Southeast Regional Airport

Southeast Regional Airport

Posted in the Versailles Forum


Greenwood, IN

#1 Jan 19, 2013
Are people in Versailles aware of the contentious debate in the Greensburg Topix forum over whether to expand Greensburg's existing airport, or to pursue a regional facility that combines air, high-speed rail, and the interstate at a location somewhere near New Point? The point of the latter option is to draw interest in a circle that would affect service for Decatur, Ripley, and Franklin Counties.

The following links are the (current) last two pages of that discussion....

Greenwood, IN

#2 Jan 21, 2013
This thread is about building infrastructure that will stimulate economic development in southeast Indiana, which in turn, will draw more tax dollars for repair of local public projects.

If you are a young man or woman of thirty and below, this is about your city's economic welfare twenty, thirty, and forty years from now.

If you are an older man or woman, this is about committing to public improvements for your grandchildren.... Or will you have them to just be concerned over repair to the same local public projects as now? Will you tell them that what they see is what they get, and this is all there is?

People of Ripley County are encouraged to visit the TOPIX forum in Greensburg and join in the "Airport" conversation. Hopefully, your county council members will join, too.

Greenwood, IN

#3 Jan 22, 2013
The following was posted on January 13, on page 108 of the Greensburg Airport thread....
Nopo wrote:
Here's something for those against a regional transportation hub that connects air travel, high-speed rail, and the interstate. The following Erika D. Smith article is on page B1 of today's Sunday (Indianapolis) Star....

"Ads show mass transit talk finally is traveling from 'why' to 'how'"


If you've turned on a radio or TV in the past couple of days, you may have come across a series of new commercials that offer answers to what has become a decades-old question in Central Indiana: "Why do we need more transit options?" The answers in the commercials aren't new. But somehow, those answers have a new ring of truth to them.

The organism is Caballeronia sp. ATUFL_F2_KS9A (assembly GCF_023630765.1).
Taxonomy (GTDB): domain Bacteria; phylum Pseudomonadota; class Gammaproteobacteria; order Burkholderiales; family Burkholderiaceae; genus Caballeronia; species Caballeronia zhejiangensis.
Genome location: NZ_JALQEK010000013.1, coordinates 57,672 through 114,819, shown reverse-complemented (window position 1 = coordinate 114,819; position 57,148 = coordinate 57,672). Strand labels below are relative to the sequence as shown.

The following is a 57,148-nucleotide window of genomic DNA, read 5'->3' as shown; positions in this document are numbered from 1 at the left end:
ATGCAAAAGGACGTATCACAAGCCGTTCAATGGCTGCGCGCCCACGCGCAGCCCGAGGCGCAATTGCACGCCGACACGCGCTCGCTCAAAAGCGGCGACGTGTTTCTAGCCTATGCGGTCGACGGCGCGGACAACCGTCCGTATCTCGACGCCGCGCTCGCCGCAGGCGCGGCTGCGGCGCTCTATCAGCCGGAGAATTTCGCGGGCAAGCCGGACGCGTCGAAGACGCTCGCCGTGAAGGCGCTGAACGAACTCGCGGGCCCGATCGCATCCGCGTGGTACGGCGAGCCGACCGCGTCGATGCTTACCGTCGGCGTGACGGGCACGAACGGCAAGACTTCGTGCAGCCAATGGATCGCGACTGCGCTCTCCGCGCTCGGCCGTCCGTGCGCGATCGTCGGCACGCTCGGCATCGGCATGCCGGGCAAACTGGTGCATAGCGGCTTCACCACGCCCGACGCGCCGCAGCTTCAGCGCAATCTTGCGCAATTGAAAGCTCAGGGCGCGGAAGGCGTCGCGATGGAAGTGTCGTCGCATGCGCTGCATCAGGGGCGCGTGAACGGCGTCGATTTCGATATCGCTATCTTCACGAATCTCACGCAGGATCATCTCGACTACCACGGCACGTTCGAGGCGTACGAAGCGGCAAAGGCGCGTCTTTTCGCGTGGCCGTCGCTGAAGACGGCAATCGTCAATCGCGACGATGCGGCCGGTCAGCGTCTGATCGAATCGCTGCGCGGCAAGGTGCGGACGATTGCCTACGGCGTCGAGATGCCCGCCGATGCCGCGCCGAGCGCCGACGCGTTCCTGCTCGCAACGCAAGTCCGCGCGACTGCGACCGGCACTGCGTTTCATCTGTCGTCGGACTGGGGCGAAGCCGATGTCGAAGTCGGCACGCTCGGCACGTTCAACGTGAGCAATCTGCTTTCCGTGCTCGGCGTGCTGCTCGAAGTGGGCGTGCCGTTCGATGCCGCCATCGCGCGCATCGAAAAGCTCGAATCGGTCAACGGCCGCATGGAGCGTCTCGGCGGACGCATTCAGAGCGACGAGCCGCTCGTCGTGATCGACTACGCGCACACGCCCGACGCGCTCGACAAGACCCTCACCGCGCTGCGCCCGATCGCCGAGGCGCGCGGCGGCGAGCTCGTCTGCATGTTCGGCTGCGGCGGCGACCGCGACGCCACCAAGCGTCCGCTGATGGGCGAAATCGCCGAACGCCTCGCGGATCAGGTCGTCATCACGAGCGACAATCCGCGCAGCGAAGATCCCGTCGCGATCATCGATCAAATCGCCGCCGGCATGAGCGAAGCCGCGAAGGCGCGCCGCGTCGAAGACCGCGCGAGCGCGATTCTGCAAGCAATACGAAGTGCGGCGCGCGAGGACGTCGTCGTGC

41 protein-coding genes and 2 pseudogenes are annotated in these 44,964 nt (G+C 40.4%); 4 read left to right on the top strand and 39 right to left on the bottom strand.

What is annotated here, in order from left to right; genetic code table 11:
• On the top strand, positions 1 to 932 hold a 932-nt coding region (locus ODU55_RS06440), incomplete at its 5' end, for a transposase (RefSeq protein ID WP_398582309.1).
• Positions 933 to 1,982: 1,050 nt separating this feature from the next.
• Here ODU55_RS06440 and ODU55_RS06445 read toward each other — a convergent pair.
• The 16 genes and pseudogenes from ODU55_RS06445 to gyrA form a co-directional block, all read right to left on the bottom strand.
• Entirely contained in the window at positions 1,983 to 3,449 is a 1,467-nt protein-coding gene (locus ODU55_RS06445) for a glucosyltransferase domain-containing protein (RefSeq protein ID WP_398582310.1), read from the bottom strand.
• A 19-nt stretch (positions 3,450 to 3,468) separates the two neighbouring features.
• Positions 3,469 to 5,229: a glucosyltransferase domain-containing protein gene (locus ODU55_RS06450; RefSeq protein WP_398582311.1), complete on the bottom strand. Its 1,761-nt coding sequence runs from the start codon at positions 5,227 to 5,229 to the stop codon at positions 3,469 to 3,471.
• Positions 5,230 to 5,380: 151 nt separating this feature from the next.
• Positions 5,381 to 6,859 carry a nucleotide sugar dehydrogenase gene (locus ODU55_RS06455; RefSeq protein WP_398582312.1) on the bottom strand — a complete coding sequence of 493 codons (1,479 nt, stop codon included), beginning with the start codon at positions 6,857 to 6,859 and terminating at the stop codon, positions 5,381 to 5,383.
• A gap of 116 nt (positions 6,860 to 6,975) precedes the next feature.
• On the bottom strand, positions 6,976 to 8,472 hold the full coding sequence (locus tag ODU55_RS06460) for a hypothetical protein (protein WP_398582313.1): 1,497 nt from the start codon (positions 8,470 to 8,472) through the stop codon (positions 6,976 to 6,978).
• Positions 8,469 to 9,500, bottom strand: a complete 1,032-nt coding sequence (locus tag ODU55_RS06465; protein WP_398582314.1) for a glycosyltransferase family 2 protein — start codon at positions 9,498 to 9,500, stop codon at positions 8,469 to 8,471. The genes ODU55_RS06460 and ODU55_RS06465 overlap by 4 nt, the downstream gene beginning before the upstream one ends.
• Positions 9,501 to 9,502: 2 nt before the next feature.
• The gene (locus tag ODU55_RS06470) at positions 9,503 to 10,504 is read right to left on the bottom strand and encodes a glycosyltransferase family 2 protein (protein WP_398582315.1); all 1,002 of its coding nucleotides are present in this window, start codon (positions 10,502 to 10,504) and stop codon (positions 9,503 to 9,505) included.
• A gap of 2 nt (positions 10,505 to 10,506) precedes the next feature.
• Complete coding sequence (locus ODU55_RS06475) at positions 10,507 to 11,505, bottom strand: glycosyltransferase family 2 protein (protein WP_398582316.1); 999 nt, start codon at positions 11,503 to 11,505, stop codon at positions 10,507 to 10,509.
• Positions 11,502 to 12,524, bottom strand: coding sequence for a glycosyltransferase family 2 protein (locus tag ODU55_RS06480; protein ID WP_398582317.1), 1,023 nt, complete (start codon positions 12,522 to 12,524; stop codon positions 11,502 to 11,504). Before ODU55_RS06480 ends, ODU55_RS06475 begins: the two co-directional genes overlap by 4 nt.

You wouldn't know it from the commercials, but in many quarters, the debate has moved beyond: "Why do we need more transit options?" Now the queswtion is: "How can we add transit in a way that makes financial, political and logistical sense?"

That's a big hurdle for Central Indiana to cross. It took only 30 years. "The exciting thing is we're starting to kick off the next phase of planning," said Anna Tyszkiewicz, executive dsirector of the Indianapolis Metropolitan Planning Organization. "And this a point where we've really never been before."

Starting next month, Indy Connect, the band of public agencies pushing an expansion of buses and rail in Marion and Hamilton counties, will host a series of public hearings to get beyond the "why" to the "how" of transit.

The goal is is to collect residents' thoughts on whether light rail or bus rapid transit would be better for three corridors - one that runs east and west along Washington Street and two others that run north and south between Indianapolis and its suburbs. Indy Connect also wants opinions on whether those "rapid transit" corridors should run on new or existing lanes along city streets.

But perhaps the most interesting, and probably the most contentious, thing residents will be able to discuss is where to put their transit stops.[...] The answers will either dispel or confirm people's firmly held beliefs about what transit can and cannot do for Central Indiana.[...]

When you start thinking about stops, and more to the point, when you start debating where they should go, you start to realize that transit is about more than just moving people from Point A to Point B.[...]